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An ongoing Pentagon investigation into the videotaping of terror suspect interrogations has uncovered at least 50 videotaped interrogations, the New York Times reported Thursday.

An ongoing Pentagon investigation into the videotaping of terror suspect interrogations has uncovered at least 50 videotaped interrogations, the New York Times reported Thursday.

Most of the videotaped interrogations involved two terror detainees, Jose Padilla and Ali al-Marri. Officials denied that any of the tapes depict interrogation tactics that would qualify as torture, although one does show al-Marri being gagged with duct tape. The investigation, launched in January, was meant to clarify the rules surrounding military interrogations, but officials say it has been hindered by inconsistent practices in the field. The preliminary findings are the first time that the military has acknowledged filming some terror interrogations.

The investigation was launched after controversy surrounding the CIA’s admission that it destroyed videotapes of the interrogations of Abu Zubaydah and Abd al-Rahim al-Nashiri.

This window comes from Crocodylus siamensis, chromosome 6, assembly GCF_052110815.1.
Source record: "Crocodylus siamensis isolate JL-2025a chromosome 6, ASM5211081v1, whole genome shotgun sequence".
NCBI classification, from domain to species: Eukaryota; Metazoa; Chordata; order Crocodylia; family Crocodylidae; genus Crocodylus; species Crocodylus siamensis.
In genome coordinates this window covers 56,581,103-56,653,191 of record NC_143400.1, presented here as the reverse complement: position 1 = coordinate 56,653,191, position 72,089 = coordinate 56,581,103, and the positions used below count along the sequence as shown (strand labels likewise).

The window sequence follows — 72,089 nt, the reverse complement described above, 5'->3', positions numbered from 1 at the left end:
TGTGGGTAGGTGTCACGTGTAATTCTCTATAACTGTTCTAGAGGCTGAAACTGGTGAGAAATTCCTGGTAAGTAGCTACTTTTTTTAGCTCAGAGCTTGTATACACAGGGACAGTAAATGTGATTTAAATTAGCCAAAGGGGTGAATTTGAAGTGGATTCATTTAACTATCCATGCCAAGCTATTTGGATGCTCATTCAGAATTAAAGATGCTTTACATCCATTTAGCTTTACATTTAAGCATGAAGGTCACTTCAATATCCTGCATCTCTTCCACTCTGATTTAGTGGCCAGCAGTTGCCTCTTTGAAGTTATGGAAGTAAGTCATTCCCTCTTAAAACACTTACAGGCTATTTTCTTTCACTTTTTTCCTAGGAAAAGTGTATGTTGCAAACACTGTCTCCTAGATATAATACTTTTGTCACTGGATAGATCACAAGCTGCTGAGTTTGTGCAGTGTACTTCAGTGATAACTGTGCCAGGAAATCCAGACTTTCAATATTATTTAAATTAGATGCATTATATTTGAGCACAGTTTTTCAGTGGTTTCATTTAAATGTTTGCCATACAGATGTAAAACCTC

The military is currently holding tens of thousands of detainees in custody in Iraq, Afghanistan and at Guantanamo Bay, and a Pentagon spokesman said that taping interrogations was not a widespread practice. The tapings of Padilla and al-Marri both occurred at a Navy Brig in South Carolina.

Padilla has since been transferred to civilian custody and is serving a 17-year sentence on terrorism charges, while al-Marri continues to be held by the Defense Department as an “enemy combatant.” He has challenged his detention, and his case is currently being considered by the US Court of Appeals for the Fourth Circuit.

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